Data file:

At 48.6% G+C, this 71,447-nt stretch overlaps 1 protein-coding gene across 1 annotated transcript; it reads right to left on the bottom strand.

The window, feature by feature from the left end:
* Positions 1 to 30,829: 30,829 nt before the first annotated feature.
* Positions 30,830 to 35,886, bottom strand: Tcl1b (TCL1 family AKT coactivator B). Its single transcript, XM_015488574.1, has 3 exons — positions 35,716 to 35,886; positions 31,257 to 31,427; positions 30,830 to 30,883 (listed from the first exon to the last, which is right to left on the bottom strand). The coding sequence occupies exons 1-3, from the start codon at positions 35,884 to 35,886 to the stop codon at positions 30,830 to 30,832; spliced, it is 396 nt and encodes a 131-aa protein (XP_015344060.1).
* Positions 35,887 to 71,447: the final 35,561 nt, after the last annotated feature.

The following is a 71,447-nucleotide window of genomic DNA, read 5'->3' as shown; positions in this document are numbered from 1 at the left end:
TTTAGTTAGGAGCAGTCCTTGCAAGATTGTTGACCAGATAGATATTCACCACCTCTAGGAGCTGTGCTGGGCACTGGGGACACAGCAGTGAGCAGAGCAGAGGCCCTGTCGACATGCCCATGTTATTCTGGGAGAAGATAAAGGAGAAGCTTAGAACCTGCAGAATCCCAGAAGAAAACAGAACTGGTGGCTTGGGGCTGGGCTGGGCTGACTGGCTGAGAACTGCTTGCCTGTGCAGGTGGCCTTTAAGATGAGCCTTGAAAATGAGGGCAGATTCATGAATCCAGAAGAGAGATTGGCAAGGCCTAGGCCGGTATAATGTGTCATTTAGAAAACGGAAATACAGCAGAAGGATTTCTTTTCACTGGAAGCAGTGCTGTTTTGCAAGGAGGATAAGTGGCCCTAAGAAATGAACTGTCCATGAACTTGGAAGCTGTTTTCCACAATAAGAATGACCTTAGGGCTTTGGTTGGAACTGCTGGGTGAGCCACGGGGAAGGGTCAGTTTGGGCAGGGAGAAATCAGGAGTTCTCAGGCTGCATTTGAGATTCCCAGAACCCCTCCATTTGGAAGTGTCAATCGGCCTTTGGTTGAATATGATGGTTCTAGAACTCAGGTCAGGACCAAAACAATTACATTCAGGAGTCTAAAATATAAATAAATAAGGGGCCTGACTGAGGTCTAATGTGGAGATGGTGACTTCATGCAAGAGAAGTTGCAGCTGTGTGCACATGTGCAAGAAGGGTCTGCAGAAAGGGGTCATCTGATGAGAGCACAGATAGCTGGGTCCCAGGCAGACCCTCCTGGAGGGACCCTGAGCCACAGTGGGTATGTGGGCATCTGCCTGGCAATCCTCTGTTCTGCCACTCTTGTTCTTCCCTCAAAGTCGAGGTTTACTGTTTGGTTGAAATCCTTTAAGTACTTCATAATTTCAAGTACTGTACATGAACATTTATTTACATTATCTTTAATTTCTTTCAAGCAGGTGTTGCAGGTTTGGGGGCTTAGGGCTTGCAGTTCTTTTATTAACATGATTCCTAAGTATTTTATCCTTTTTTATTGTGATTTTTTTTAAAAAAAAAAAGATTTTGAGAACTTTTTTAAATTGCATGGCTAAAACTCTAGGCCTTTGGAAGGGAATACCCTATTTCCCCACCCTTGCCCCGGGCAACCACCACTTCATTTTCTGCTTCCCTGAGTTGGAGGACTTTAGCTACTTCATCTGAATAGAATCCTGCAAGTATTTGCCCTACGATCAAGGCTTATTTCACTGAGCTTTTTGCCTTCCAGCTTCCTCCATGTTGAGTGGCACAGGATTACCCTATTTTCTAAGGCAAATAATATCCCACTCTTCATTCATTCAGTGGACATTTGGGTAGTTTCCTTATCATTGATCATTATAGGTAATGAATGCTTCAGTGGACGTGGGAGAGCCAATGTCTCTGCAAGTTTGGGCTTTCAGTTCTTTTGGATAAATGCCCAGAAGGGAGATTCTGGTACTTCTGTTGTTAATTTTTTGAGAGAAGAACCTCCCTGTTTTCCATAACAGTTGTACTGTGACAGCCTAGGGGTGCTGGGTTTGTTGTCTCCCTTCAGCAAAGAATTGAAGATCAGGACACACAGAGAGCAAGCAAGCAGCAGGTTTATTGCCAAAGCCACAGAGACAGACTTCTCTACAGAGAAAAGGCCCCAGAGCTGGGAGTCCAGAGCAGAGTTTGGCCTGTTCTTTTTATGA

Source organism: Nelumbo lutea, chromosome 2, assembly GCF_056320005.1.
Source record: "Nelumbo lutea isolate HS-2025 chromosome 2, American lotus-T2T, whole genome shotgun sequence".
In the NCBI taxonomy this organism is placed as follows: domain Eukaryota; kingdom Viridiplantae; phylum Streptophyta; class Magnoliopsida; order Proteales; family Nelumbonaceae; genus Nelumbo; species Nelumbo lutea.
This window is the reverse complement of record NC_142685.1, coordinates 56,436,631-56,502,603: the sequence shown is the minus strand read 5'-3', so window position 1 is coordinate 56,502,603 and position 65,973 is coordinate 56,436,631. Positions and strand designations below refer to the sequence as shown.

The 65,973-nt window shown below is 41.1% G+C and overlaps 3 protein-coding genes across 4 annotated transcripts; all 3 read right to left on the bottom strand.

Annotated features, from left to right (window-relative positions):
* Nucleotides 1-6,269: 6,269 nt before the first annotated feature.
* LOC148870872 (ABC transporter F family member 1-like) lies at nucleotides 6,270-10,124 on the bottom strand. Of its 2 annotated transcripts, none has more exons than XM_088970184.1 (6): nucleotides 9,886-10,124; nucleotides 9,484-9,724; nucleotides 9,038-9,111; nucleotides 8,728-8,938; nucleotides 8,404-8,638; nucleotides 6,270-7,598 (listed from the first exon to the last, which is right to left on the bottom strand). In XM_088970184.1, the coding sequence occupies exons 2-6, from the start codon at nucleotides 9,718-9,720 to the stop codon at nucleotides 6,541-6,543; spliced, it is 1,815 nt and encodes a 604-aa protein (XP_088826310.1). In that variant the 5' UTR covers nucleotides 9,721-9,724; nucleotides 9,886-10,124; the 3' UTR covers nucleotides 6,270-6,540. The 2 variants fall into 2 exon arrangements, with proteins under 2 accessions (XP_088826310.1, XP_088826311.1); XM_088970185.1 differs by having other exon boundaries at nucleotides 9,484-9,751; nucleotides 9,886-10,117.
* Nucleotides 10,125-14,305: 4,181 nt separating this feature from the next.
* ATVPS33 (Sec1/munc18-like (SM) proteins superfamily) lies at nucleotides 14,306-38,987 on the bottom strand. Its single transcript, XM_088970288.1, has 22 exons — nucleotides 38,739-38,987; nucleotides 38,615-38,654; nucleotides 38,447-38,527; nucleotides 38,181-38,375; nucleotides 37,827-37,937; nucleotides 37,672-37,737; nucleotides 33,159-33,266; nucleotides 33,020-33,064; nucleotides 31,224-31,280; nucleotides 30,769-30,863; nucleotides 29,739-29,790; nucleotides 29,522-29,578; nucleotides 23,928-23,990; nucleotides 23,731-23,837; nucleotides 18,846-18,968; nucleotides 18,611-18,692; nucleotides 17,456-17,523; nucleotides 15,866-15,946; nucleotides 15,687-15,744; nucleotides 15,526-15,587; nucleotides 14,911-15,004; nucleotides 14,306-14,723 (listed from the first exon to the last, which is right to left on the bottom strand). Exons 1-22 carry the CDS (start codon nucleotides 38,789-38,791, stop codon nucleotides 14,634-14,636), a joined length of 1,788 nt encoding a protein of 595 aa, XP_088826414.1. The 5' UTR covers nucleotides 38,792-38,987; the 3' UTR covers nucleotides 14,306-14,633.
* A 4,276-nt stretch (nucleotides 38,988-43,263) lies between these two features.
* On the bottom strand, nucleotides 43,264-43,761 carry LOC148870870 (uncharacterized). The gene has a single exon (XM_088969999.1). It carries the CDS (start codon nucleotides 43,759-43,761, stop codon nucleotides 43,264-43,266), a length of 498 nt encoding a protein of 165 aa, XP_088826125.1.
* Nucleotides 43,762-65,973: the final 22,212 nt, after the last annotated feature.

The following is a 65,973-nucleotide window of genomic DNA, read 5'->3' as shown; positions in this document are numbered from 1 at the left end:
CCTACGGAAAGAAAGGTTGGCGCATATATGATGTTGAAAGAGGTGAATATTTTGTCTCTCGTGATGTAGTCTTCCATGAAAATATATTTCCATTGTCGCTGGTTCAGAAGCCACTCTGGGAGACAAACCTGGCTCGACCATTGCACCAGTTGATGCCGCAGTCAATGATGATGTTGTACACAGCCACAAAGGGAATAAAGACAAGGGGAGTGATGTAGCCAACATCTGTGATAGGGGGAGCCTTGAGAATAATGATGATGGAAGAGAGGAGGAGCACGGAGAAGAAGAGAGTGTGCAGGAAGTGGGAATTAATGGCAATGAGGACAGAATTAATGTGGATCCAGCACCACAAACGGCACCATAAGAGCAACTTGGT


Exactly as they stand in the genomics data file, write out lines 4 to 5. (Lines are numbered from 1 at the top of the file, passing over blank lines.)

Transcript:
* Positions 30,830 to 35,886, bottom strand: Tcl1b (TCL1 family AKT coactivator B). Its single transcript, XM_015488574.1, has 3 exons — positions 35,716 to 35,886; positions 31,257 to 31,427; positions 30,830 to 30,883 (listed from the first exon to the last, which is right to left on the bottom strand). The coding sequence occupies exons 1-3, from the start codon at positions 35,884 to 35,886 to the stop codon at positions 30,830 to 30,832; spliced, it is 396 nt and encodes a 131-aa protein (XP_015344060.1).
* Positions 35,887 to 71,447: the final 35,561 nt, after the last annotated feature.